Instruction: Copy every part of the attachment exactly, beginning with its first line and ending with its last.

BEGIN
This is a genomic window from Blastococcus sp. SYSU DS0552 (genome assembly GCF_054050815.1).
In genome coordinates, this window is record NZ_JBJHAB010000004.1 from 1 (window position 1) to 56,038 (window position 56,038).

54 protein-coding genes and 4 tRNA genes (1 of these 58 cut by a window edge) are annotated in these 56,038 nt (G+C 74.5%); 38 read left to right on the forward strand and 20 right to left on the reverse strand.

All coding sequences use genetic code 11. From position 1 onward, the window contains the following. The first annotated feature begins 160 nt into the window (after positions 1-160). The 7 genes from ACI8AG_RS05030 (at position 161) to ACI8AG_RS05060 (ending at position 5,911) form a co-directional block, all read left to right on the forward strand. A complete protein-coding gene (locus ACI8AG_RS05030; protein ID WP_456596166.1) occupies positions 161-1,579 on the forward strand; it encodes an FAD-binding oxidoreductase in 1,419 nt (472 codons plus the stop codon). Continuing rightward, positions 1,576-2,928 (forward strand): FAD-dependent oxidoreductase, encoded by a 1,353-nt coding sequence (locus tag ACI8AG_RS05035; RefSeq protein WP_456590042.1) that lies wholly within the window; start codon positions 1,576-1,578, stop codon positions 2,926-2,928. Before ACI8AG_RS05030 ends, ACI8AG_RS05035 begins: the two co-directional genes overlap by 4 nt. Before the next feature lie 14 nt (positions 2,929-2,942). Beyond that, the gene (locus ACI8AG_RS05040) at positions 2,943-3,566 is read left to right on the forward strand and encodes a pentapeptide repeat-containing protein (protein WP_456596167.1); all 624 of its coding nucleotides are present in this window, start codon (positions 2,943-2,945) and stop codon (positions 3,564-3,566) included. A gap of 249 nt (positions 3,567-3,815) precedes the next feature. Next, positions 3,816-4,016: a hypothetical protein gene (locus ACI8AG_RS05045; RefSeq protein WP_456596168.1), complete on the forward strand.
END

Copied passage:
This is a genomic window from Blastococcus sp. SYSU DS0552 (genome assembly GCF_054050815.1).
In genome coordinates, this window is record NZ_JBJHAB010000004.1 from 1 (window position 1) to 56,038 (window position 56,038).

54 protein-coding genes and 4 tRNA genes (1 of these 58 cut by a window edge) are annotated in these 56,038 nt (G+C 74.5%); 38 read left to right on the forward strand and 20 right to left on the reverse strand.

All coding sequences use genetic code 11. From position 1 onward, the window contains the following. The first annotated feature begins 160 nt into the window (after positions 1-160). The 7 genes from ACI8AG_RS05030 (at position 161) to ACI8AG_RS05060 (ending at position 5,911) form a co-directional block, all read left to right on the forward strand. A complete protein-coding gene (locus ACI8AG_RS05030; protein ID WP_456596166.1) occupies positions 161-1,579 on the forward strand; it encodes an FAD-binding oxidoreductase in 1,419 nt (472 codons plus the stop codon). Continuing rightward, positions 1,576-2,928 (forward strand): FAD-dependent oxidoreductase, encoded by a 1,353-nt coding sequence (locus tag ACI8AG_RS05035; RefSeq protein WP_456590042.1) that lies wholly within the window; start codon positions 1,576-1,578, stop codon positions 2,926-2,928. Before ACI8AG_RS05030 ends, ACI8AG_RS05035 begins: the two co-directional genes overlap by 4 nt. Before the next feature lie 14 nt (positions 2,929-2,942). Beyond that, the gene (locus ACI8AG_RS05040) at positions 2,943-3,566 is read left to right on the forward strand and encodes a pentapeptide repeat-containing protein (protein WP_456596167.1); all 624 of its coding nucleotides are present in this window, start codon (positions 2,943-2,945) and stop codon (positions 3,564-3,566) included. A gap of 249 nt (positions 3,567-3,815) precedes the next feature. Next, positions 3,816-4,016: a hypothetical protein gene (locus ACI8AG_RS05045; RefSeq protein WP_456596168.1), complete on the forward strand.